Timber high-rise with guaranteed recycling
The Kajstaden Tall Timber Building in Sweden marks the beginning of a new generation of mass timber blocks. Using this building material saves around 500 tonnes of CO₂, and it also facilitates deconstruction later on.
Timber construction engineering is continually setting new benchmarks, and its developments are enabled by CLT and glulam as sophisticated building materials. Even though Austrian and German researchers are behind these innovations, pioneering constructions are mainly built by the Scandinavians at present. The Kajstaden Tall Timber Building was Sweden’s first high-rise to be built entirely of wood.
This nine-storey construction is part of the new urban development area called Kajstaden in Sweden’s Västerås, an hour from Stockholm. Over the coming years, around 700 new apartments are due for completion here. The Tall Timber Building is the flagship of the new neighbourhood and enjoys a prime position directly on the shores of Lake Mälaren, Sweden’s third-largest lake.
Lake views for all
In this building, it’s not just a privileged few who can see the lake from their apartments. Instead, the views are allocated democratically. The residential block with its striking timber facade offers unrestricted views across the water for all its residents. Its apartment layout positions each living room facing the lake, complete with adjoining terrace.
The building’s design was created by Scandinavian architectural firm C.F. Møller Architects, which has even higher plyscrapers in the pipeline. Fjordporten in Oslo and the high-rise Västerbroplan on Stockholm’s “King’s Islet” are just two of their projects.
A landmark for the new neighbourhood
The extraordinary shape and two-colour timber facade are remarkable features of this project. While the cladding is carbonized and therefore dark, the timber used for the loggia panelling is light-coloured. This is a contrast that creates both a feeling of spaciousness and also a very special character.
The building’s height and architecture make it a landmark for the new district, as well as a beacon for what can be achieved when it comes to sustainable building.
Ola Jonsson, architect at C.F. Møller
“We wanted the building to have a clear beginning and a vertical end that creates tension and elegance. At the very top, there are two floors with higher ceiling height and different roof shapes that set them apart from other buildings and create an exciting silhouette,” explains the architect responsible for the project, Ola Jonsson.
Large glass frontages and the southwest-facing balconies let in natural light and allow views of the surrounding landscape. “The building’s height and architecture make it a landmark for the new district, as well as a beacon for what can be achieved when it comes to sustainable building,” says Jonsson.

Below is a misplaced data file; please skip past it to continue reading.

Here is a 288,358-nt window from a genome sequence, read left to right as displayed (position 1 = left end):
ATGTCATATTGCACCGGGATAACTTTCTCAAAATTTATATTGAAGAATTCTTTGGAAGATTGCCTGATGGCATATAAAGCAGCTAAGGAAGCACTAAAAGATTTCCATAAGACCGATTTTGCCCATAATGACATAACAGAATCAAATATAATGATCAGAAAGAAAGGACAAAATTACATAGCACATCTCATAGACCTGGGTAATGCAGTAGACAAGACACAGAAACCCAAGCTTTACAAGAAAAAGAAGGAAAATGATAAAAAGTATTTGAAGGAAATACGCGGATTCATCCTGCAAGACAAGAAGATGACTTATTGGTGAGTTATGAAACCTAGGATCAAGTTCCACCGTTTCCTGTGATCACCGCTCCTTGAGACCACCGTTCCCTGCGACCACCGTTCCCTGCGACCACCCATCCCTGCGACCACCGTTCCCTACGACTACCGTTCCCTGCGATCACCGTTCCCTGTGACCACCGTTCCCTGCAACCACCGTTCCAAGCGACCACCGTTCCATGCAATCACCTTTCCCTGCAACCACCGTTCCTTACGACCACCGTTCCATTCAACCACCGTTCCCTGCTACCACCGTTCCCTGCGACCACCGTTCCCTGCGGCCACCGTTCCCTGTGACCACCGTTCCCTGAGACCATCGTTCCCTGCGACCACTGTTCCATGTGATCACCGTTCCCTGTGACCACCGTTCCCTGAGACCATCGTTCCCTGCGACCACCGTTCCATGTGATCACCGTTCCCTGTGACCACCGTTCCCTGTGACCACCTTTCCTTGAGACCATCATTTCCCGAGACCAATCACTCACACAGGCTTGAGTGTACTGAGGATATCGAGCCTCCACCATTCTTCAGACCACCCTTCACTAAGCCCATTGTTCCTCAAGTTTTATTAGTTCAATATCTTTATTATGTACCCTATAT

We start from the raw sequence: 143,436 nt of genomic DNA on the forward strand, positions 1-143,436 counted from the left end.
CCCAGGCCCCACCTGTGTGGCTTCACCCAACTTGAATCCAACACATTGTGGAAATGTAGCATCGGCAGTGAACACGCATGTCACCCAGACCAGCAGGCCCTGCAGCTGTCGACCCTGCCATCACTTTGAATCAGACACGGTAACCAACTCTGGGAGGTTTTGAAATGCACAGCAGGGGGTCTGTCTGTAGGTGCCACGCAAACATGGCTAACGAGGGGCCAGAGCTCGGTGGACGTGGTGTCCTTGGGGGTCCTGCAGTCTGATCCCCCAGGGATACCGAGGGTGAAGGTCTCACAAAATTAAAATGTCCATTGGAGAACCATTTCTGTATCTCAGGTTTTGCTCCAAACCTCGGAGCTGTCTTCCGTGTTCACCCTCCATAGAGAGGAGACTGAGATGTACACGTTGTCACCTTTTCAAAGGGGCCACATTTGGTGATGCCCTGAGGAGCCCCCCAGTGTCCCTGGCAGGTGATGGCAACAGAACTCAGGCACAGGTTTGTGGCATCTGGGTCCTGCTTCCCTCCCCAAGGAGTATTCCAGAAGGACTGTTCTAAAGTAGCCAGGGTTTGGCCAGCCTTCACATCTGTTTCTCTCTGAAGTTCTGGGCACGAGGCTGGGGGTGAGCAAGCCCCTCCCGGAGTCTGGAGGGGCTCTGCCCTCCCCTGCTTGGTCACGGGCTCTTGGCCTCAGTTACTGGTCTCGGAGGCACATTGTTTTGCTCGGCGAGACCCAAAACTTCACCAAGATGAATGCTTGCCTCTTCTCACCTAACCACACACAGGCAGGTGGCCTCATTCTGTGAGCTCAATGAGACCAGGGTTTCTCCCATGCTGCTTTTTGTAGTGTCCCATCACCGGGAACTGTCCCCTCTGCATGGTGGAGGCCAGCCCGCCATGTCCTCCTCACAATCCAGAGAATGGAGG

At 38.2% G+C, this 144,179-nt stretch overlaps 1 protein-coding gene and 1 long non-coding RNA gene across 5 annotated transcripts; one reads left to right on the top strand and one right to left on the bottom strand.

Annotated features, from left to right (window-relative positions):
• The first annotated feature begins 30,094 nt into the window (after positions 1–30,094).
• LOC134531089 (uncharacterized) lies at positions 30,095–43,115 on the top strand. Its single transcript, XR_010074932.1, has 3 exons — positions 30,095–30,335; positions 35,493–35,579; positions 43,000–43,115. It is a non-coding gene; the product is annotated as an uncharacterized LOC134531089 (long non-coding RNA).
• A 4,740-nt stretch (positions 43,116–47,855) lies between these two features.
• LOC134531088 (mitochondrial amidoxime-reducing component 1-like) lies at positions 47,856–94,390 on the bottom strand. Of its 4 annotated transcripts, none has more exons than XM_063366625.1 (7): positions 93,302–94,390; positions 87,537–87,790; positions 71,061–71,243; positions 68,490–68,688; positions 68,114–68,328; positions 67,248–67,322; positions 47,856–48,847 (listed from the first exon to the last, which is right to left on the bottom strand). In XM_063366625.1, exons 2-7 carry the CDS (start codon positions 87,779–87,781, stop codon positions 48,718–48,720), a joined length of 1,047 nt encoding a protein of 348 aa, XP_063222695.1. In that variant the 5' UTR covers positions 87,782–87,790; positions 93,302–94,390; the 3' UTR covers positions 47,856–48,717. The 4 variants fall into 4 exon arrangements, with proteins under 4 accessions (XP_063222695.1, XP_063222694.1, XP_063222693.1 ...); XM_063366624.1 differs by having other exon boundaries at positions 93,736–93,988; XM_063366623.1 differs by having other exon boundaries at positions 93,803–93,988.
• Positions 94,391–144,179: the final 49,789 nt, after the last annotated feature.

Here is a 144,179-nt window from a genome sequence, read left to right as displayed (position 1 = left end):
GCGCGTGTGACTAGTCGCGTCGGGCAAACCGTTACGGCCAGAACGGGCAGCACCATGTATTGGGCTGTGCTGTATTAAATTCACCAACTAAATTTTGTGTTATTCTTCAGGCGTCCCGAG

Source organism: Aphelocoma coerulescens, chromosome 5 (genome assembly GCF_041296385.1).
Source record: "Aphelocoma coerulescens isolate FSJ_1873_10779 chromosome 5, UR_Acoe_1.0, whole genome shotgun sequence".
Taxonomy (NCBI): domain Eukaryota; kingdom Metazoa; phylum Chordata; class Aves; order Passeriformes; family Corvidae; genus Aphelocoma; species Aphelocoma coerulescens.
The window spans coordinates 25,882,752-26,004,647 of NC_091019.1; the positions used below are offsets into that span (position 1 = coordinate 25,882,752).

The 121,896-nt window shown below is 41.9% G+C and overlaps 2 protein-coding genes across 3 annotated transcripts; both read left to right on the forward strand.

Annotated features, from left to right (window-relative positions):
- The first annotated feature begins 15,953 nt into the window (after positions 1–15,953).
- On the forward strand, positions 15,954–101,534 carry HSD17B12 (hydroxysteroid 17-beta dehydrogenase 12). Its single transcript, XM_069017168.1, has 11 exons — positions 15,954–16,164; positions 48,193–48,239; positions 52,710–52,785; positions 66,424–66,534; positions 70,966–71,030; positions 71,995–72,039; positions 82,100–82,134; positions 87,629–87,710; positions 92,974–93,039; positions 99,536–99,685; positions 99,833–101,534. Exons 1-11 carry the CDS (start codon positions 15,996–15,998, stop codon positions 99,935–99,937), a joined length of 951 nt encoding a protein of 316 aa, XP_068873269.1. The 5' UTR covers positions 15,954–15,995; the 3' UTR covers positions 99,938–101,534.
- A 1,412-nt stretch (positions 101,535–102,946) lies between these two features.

550 tonnes of CO₂ saved
Even though it doesn’t look like it on the inside, the Tall Timber Building is a timber construction through and through. Specifically, this means that the entire structure is made of wood. It is not just the walls, joists and balconies that are made of CLT, the elevator shafts and stairwell are timber as well. Many of the interior walls are covered in plaster for fire safety reasons, as required when the building was constructed.
“Neither the developer nor the contractor had built in wood before, but they were determined to go all in,” explains Jonsson. The high degree of prefabrication allowed construction at a very fast pace. Three assembly workers needed an average of three days to complete the shell for one storey.
In order to ensure that the materials can be deconstructed later on, “mechanical joints with screws have been used”, the project description reads. “The total carbon dioxide saving is estimated to be 550 tonnes of CO2 when using solid wood instead of concrete.”
Pioneers of mass timber construction
The prefabricated CLT elements were provided by Martinsons sawmill in Bygdsiljum. A few years ago, the company expanded its production of CLT construction elements. Commenting on this increase in production capacity, CEO Lars Martinson explains: “Demand is strong. There is a lot of construction going on throughout Sweden and CLT meets the need for efficient industrial construction with the lowest possible climate impact.”
Just under 60 kilometres further north, in the city of Skellefteå, the company provided the timber construction elements for the 20-storey Sara Kulturhus by White Arkitekter. Until the cultural centre opened in 2021, the Tall Timber Building was able to enjoy its position as Sweden’s tallest timber high-rise for a whole two years. And it will continue to be regarded as a pioneer of recyclable mass timber construction in future as well. As well as a clear message on the path to climate turnaround.
Text: Gertraud Gerst
Translation: Rosemary Bridger-Lippe
Photos: Nikolaj Jakobsen, C.F. Møller Danmark A/S